Most Rishonim understand the Gemorah that we cannot be inconsistent. We cannot do a tartei d’sasrei – an internal contradiction – by ruling like both opinions in the same day. We cannot daven Mincha after Plag in accordance with the Chachomim and then daven Maariv before evening like Rabbi Yehudah.


Some people are careful to always daven in accordance with the Chachomim. However, the Mogain Avrohom points out that on Shabbos one may daven earlier like the opinion of Rabbi Yehudah because there is a Mitzvah to add onto Shabbos from the week. One should be careful, however, to daven Mincha before the Plag.

The Mishna Brurah (267:3) cites the opinion of the Derech HaChaim that when dealing with a Tzibbur one may be lenient and daven Maariv while it is yet day, even though one has davened Mincha after the Plag. The Mishna Brurah, however, rejects this position (in both the Mishna Brurah and the Biur Halacha). He writes that it would only be permitted b’shaas hadchak – when one is in a bind and even then, the Maariv must only be said during Bain HaShemashos at the earliest.


It is interesting to note that numerous shuls, for some reason, are going with the Derech HaChaim during these summer months rather than the Mishna Brurah. Since regarding all other issues we generally rule like the Mishna Brurah, a question arises: How can they do this?


One rationale, perhaps, is that they feel that they are not really arguing with the Mishna Brurah so much. Firstly, the shuls that do it, do feel bad about it.

The reason they are lenient is because people do not want to start the Friday evening meal so late. It may take away from their oneg Shabbos. Rashi in Yevamos (93a) writes that Oneg Shabbos is a biblical obligation, as does the Rashba both on Yevamos and in his responsa (1:127). The Rivash (Responsa 513) also rules that it is biblical.

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Even though the Rambam (Shabbos 36:1) holds that it is only Rabbinic, the views of the other Rishonim, may make it fit into the criterion of Shaas Had’chak. It could be that in Europe, from an economical and logistical point of view – it was not viewed as oneg Shabbos to accept Shabbos earlier.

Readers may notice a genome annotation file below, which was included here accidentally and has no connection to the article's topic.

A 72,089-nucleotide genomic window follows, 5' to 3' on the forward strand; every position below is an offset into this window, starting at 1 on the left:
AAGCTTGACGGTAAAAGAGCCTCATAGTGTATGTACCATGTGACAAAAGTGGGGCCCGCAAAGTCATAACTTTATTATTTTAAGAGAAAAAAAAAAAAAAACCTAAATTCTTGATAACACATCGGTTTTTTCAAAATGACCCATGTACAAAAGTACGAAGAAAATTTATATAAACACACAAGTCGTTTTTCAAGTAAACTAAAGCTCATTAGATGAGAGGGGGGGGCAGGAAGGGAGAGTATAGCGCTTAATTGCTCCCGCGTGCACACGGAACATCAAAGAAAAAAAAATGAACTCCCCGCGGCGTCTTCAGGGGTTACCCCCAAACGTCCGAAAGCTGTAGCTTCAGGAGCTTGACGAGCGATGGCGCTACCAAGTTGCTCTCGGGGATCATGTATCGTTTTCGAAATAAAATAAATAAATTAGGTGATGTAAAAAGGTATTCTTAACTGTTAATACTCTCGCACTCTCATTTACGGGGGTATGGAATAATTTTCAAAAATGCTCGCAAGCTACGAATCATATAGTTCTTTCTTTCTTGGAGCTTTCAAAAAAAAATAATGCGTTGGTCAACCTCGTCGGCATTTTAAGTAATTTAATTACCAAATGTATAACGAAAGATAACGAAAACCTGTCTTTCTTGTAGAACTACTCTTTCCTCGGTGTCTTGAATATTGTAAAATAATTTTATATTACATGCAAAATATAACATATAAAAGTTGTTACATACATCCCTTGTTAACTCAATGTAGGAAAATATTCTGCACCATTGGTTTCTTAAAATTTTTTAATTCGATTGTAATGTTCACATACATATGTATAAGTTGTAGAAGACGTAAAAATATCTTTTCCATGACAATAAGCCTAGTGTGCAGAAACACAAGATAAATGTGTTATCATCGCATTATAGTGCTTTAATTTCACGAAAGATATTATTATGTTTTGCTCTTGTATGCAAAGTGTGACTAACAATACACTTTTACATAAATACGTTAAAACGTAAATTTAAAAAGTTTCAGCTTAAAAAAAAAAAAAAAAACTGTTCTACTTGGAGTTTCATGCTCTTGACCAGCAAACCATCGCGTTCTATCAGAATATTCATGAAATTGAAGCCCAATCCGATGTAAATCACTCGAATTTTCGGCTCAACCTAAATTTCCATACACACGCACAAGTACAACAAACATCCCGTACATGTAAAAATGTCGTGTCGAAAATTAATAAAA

But what about the Maariv part during Bain haShemashos?

Many of those shuls that make early Shabbos and are not careful to daven Mincha before the Plag still do not daven maariv during Bain HaShemashos.

How can they do this? Perhaps they may rely on a number of other factors too.

  • The first Tosfos in Brachos “VeAimasai” as well as the Rashba there, seem to hold that one is permitted to do an action that contains the internal contradiction in regard to Tefillah. Even though this position is rejected by the Mishna Brurah (MB 233: and 235), this view may be perhaps used in conjunction with other views.
  • It could be that the aforementioned ruling of Tosefes Shabbos being a biblical concept may change the issue of Maariv and allow it to be recited early.
  • It could be that we may accept the view of the Derech HaChaim on account of the Shaas HaD’chak.

This is not to suggest that a shul should do this ideally, it is just to provide a limud z’chus for those that do it.


It should also be noted that there are at least two ways to calculate the Plag Mincha.

  • According to the Gra, Plag hamincha is calculated as 10 and ¾ halachic hours between sunrise and sunset.
  • According to the Magain Avrohom it is calculated as 10 and ¾ halachic hours between dawn and star out.

For example, on August 14th – in New York, the Gra Plag is 6:27 PM and the Mogain Avrohom Plag is 7:24.  Since Mincha is usually scheduled 15 minutes before the Plag, Mincha would be at either 6:12 PM for the Gra time and 7:09 PM for the Mogain Avrohom time.

The truth is that the various opinions about when dawn and star out can yield a dozen or so plag minchas.

When this author posed the question to Rav Dovid Feinstein shlita a number of years ago, he suggested that a shul may use either Plag mincha and it would not be considered Tartei D’Sasrei – an internal contradiction.


There is also another issue, and that is when is the most ideal time to Daven Mincha. The Shulchan Aruch rules (OC 233:1) that the essential main time in which Mincha should be davened is from Mincha Ketana onward – that is from 9 and ½ hours onward.

The Mishna Brurah (233:1), however, cites Rishonim that hold that one may even daven ideally at Mincha Gedolah, which is at 6 and ½ hours of the day. Indeed, the Shaar HaTziyun (233:3) cites the Vilna Gaon as agreeing to this position as well.


In conclusion, as in all matters of halacha, one should speak to one’s own Rav or Posaik about how one should conduct oneself.

Late Shabbos versus Early Shabbos 2